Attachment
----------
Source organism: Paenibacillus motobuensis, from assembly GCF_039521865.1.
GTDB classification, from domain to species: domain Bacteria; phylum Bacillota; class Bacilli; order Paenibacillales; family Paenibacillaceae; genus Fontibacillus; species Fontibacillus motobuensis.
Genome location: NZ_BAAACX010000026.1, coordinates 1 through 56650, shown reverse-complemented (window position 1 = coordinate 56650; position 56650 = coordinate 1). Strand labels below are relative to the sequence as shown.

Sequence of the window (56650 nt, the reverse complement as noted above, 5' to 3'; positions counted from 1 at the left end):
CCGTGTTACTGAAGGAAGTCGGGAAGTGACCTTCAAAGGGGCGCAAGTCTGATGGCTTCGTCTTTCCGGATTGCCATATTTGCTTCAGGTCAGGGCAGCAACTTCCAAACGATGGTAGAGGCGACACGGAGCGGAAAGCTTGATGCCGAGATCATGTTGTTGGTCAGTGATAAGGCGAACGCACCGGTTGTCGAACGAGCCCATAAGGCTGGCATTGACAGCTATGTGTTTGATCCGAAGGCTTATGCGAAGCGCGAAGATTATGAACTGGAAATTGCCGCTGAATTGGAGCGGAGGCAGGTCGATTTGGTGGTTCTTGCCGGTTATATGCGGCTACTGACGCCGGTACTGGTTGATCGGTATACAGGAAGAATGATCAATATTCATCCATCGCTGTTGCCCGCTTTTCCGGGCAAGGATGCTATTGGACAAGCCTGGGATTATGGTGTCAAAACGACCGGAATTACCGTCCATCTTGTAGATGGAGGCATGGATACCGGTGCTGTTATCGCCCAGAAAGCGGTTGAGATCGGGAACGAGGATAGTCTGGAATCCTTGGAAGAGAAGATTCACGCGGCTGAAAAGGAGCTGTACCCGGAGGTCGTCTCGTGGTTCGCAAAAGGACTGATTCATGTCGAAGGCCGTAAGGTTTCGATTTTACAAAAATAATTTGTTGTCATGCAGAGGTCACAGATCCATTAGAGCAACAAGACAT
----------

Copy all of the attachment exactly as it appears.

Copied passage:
Source organism: Paenibacillus motobuensis, from assembly GCF_039521865.1.
GTDB classification, from domain to species: domain Bacteria; phylum Bacillota; class Bacilli; order Paenibacillales; family Paenibacillaceae; genus Fontibacillus; species Fontibacillus motobuensis.
Genome location: NZ_BAAACX010000026.1, coordinates 1 through 56650, shown reverse-complemented (window position 1 = coordinate 56650; position 56650 = coordinate 1). Strand labels below are relative to the sequence as shown.

Sequence of the window (56650 nt, the reverse complement as noted above, 5' to 3'; positions counted from 1 at the left end):
CCGTGTTACTGAAGGAAGTCGGGAAGTGACCTTCAAAGGGGCGCAAGTCTGATGGCTTCGTCTTTCCGGATTGCCATATTTGCTTCAGGTCAGGGCAGCAACTTCCAAACGATGGTAGAGGCGACACGGAGCGGAAAGCTTGATGCCGAGATCATGTTGTTGGTCAGTGATAAGGCGAACGCACCGGTTGTCGAACGAGCCCATAAGGCTGGCATTGACAGCTATGTGTTTGATCCGAAGGCTTATGCGAAGCGCGAAGATTATGAACTGGAAATTGCCGCTGAATTGGAGCGGAGGCAGGTCGATTTGGTGGTTCTTGCCGGTTATATGCGGCTACTGACGCCGGTACTGGTTGATCGGTATACAGGAAGAATGATCAATATTCATCCATCGCTGTTGCCCGCTTTTCCGGGCAAGGATGCTATTGGACAAGCCTGGGATTATGGTGTCAAAACGACCGGAATTACCGTCCATCTTGTAGATGGAGGCATGGATACCGGTGCTGTTATCGCCCAGAAAGCGGTTGAGATCGGGAACGAGGATAGTCTGGAATCCTTGGAAGAGAAGATTCACGCGGCTGAAAAGGAGCTGTACCCGGAGGTCGTCTCGTGGTTCGCAAAAGGACTGATTCATGTCGAAGGCCGTAAGGTTTCGATTTTACAAAAATAATTTGTTGTCATGCAGAGGTCACAGATCCATTAGAGCAACAAGACAT